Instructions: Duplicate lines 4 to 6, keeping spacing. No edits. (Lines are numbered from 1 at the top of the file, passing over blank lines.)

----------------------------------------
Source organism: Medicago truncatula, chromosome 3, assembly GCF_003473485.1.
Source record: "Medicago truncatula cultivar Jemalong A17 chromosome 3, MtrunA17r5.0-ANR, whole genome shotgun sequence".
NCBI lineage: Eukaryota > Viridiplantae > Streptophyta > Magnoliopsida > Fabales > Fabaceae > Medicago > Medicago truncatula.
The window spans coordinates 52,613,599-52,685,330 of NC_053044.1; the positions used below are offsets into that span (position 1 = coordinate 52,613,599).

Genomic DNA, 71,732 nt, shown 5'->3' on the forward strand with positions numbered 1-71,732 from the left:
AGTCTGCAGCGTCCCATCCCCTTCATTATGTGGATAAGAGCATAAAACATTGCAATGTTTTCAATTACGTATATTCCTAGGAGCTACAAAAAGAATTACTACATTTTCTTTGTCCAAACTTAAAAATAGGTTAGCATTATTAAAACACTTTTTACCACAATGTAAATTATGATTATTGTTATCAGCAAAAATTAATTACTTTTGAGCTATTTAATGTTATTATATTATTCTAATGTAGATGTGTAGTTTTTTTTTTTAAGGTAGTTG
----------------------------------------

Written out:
The window spans coordinates 52,613,599-52,685,330 of NC_053044.1; the positions used below are offsets into that span (position 1 = coordinate 52,613,599).

Genomic DNA, 71,732 nt, shown 5'->3' on the forward strand with positions numbered 1-71,732 from the left:
AGTCTGCAGCGTCCCATCCCCTTCATTATGTGGATAAGAGCATAAAACATTGCAATGTTTTCAATTACGTATATTCCTAGGAGCTACAAAAAGAATTACTACATTTTCTTTGTCCAAACTTAAAAATAGGTTAGCATTATTAAAACACTTTTTACCACAATGTAAATTATGATTATTGTTATCAGCAAAAATTAATTACTTTTGAGCTATTTAATGTTATTATATTATTCTAATGTAGATGTGTAGTTTTTTTTTTTAAGGTAGTTG